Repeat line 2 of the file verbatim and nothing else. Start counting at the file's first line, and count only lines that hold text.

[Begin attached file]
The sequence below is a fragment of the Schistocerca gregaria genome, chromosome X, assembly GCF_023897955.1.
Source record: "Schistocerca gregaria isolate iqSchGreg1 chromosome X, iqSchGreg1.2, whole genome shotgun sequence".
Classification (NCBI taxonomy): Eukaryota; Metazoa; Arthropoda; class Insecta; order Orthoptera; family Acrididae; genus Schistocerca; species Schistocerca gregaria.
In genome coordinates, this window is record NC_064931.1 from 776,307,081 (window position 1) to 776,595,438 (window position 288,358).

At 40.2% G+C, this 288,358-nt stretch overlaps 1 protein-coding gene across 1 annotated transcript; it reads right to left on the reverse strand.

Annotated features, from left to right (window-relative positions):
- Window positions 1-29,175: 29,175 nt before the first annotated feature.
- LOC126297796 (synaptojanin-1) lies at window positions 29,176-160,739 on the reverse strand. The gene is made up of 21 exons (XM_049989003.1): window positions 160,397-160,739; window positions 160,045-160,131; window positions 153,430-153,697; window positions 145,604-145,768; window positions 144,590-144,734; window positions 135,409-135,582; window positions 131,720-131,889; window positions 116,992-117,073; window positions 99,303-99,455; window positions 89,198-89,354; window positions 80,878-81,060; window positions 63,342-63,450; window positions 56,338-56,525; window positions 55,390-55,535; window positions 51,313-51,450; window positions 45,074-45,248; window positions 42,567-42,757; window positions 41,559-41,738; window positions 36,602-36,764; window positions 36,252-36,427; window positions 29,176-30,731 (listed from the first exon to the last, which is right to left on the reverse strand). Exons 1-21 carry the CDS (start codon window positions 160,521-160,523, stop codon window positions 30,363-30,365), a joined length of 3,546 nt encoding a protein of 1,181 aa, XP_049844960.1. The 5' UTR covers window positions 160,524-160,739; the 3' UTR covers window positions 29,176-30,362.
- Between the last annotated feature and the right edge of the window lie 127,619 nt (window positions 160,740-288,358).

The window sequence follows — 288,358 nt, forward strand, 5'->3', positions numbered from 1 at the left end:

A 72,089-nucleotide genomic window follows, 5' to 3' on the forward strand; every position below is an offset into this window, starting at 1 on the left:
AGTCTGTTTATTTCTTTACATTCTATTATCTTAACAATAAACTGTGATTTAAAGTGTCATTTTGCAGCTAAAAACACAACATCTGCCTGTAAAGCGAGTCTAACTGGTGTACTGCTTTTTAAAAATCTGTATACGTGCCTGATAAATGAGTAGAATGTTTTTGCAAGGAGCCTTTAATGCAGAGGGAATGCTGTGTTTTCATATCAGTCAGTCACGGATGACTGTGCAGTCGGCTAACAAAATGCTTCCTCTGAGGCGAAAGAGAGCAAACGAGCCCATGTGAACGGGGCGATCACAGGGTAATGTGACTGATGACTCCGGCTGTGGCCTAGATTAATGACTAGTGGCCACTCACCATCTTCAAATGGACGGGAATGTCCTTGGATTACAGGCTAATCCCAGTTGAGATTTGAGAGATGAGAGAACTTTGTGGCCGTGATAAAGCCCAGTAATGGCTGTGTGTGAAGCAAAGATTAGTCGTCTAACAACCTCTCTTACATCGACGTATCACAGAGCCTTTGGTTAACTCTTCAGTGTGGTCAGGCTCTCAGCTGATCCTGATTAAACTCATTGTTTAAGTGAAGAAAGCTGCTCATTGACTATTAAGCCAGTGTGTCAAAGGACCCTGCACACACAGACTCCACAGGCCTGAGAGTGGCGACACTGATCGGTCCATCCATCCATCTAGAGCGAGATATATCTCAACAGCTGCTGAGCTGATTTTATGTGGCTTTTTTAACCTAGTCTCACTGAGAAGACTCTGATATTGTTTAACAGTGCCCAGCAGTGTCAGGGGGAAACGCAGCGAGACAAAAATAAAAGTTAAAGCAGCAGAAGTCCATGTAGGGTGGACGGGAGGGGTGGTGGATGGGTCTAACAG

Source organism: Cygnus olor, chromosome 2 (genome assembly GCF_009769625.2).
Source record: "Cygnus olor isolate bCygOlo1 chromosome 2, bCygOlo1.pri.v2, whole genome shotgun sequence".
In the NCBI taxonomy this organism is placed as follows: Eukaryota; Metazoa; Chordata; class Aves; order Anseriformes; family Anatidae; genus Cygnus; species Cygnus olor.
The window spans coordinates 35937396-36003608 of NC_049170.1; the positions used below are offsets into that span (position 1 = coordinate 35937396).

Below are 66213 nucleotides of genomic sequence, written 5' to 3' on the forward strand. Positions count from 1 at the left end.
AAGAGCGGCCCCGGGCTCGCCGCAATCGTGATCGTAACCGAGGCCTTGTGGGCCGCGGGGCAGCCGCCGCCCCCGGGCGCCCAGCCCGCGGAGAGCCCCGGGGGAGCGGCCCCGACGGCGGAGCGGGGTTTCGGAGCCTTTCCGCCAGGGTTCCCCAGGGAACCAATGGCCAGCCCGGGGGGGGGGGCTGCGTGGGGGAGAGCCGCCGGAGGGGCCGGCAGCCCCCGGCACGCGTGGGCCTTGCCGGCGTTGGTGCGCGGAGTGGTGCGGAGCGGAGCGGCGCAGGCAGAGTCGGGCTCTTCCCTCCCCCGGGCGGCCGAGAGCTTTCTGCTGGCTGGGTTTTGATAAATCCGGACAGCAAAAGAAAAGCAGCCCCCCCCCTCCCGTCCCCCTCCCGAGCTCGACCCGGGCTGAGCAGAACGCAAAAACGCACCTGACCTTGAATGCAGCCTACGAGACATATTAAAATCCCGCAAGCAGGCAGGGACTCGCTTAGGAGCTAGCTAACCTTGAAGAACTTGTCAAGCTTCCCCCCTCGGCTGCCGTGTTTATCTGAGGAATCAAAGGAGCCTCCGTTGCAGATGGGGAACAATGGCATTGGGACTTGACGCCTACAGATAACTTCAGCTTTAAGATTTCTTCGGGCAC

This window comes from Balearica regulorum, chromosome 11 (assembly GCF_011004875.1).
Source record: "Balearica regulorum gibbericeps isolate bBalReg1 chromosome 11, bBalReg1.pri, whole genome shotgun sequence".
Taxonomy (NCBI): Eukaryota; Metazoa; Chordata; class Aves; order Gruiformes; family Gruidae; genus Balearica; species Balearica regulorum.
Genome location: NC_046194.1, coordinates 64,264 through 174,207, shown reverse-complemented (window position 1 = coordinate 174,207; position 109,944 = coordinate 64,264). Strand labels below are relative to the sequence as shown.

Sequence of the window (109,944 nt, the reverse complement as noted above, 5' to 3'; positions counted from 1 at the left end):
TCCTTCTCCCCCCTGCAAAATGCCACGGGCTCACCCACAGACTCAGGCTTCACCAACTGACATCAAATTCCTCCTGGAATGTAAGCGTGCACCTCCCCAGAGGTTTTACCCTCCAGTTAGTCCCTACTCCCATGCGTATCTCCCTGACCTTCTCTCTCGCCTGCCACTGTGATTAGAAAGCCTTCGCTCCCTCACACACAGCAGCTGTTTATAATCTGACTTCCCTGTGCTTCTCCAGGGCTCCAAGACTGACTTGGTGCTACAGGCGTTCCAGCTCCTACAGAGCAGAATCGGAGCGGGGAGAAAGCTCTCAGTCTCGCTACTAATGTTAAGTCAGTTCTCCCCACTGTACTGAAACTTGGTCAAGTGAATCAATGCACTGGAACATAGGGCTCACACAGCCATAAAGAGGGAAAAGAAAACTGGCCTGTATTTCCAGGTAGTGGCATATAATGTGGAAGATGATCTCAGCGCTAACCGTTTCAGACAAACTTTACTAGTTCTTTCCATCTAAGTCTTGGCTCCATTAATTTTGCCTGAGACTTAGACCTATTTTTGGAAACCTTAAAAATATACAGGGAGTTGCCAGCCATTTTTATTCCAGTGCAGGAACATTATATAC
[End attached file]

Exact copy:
Source record: "Schistocerca gregaria isolate iqSchGreg1 chromosome X, iqSchGreg1.2, whole genome shotgun sequence".